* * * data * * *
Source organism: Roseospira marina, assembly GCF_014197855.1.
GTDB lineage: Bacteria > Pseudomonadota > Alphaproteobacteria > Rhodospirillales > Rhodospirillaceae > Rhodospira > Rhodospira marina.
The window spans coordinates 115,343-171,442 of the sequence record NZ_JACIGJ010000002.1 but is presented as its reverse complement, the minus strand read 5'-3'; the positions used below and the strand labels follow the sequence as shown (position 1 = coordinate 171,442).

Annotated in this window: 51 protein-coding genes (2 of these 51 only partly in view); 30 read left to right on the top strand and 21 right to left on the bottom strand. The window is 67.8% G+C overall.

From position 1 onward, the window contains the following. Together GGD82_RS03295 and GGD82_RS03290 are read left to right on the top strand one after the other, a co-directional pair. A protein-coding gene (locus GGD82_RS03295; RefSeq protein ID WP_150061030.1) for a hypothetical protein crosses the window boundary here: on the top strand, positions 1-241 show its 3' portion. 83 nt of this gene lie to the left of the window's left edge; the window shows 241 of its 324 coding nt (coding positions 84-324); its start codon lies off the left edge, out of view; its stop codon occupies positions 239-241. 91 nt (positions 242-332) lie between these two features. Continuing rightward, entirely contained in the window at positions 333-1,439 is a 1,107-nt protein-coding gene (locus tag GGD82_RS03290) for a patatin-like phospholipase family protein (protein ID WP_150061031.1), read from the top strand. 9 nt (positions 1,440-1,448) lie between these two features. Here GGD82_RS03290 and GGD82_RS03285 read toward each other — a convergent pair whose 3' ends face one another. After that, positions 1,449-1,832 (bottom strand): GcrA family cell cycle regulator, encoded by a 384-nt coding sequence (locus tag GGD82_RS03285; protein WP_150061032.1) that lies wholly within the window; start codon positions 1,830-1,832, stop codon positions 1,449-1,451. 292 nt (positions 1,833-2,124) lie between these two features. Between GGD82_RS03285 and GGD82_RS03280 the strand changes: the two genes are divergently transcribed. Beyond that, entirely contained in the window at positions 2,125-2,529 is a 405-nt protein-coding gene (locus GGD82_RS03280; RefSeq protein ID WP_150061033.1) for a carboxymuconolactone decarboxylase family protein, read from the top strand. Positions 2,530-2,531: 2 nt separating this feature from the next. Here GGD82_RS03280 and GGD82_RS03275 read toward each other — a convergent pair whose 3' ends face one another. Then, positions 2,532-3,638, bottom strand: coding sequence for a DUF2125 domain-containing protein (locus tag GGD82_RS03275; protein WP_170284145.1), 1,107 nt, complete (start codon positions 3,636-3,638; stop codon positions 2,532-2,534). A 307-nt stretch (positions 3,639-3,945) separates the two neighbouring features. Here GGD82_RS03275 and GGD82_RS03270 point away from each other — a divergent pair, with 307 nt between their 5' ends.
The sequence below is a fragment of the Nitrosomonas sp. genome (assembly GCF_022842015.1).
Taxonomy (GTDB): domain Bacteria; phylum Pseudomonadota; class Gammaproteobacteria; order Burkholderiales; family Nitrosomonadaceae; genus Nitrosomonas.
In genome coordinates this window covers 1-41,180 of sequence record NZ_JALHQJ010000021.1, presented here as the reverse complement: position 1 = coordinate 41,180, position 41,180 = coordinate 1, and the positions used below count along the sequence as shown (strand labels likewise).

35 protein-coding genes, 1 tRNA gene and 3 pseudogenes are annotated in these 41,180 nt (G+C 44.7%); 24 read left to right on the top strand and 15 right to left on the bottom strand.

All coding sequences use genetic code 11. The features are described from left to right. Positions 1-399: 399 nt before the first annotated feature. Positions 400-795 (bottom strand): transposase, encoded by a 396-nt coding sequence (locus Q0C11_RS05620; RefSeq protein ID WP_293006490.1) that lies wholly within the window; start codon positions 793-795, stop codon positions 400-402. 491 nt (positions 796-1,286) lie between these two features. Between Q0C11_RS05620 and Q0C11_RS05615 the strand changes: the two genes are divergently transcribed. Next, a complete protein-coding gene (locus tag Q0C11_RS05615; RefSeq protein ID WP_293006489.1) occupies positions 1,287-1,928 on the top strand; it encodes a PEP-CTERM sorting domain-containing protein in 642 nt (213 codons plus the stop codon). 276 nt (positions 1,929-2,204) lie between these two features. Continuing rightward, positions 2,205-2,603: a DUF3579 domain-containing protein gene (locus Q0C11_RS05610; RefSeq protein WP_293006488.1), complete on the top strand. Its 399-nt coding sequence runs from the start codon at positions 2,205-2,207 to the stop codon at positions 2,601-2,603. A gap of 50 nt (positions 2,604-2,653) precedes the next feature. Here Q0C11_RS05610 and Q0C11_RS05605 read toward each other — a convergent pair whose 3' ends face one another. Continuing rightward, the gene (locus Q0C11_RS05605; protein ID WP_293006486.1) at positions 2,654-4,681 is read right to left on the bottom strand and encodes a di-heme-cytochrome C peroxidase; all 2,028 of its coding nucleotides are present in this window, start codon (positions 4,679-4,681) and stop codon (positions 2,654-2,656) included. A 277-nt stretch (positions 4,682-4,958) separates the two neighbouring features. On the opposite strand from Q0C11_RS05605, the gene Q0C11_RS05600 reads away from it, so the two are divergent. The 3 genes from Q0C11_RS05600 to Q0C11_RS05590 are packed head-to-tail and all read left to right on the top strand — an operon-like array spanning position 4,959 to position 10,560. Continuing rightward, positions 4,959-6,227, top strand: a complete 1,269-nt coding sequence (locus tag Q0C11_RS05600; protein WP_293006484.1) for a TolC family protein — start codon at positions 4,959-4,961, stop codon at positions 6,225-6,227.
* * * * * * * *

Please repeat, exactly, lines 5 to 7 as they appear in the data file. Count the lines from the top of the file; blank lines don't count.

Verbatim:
From position 1 onward, the window contains the following. Together GGD82_RS03295 and GGD82_RS03290 are read left to right on the top strand one after the other, a co-directional pair. A protein-coding gene (locus GGD82_RS03295; RefSeq protein ID WP_150061030.1) for a hypothetical protein crosses the window boundary here: on the top strand, positions 1-241 show its 3' portion. 83 nt of this gene lie to the left of the window's left edge; the window shows 241 of its 324 coding nt (coding positions 84-324); its start codon lies off the left edge, out of view; its stop codon occupies positions 239-241. 91 nt (positions 242-332) lie between these two features. Continuing rightward, entirely contained in the window at positions 333-1,439 is a 1,107-nt protein-coding gene (locus tag GGD82_RS03290) for a patatin-like phospholipase family protein (protein ID WP_150061031.1), read from the top strand. 9 nt (positions 1,440-1,448) lie between these two features. Here GGD82_RS03290 and GGD82_RS03285 read toward each other — a convergent pair whose 3' ends face one another. After that, positions 1,449-1,832 (bottom strand): GcrA family cell cycle regulator, encoded by a 384-nt coding sequence (locus tag GGD82_RS03285; protein WP_150061032.1) that lies wholly within the window; start codon positions 1,830-1,832, stop codon positions 1,449-1,451. 292 nt (positions 1,833-2,124) lie between these two features. Between GGD82_RS03285 and GGD82_RS03280 the strand changes: the two genes are divergently transcribed. Beyond that, entirely contained in the window at positions 2,125-2,529 is a 405-nt protein-coding gene (locus GGD82_RS03280; RefSeq protein ID WP_150061033.1) for a carboxymuconolactone decarboxylase family protein, read from the top strand. Positions 2,530-2,531: 2 nt separating this feature from the next. Here GGD82_RS03280 and GGD82_RS03275 read toward each other — a convergent pair whose 3' ends face one another. Then, positions 2,532-3,638, bottom strand: coding sequence for a DUF2125 domain-containing protein (locus tag GGD82_RS03275; protein WP_170284145.1), 1,107 nt, complete (start codon positions 3,636-3,638; stop codon positions 2,532-2,534). A 307-nt stretch (positions 3,639-3,945) separates the two neighbouring features. Here GGD82_RS03275 and GGD82_RS03270 point away from each other — a divergent pair, with 307 nt between their 5' ends.
The sequence below is a fragment of the Nitrosomonas sp. genome (assembly GCF_022842015.1).
Taxonomy (GTDB): domain Bacteria; phylum Pseudomonadota; class Gammaproteobacteria; order Burkholderiales; family Nitrosomonadaceae; genus Nitrosomonas.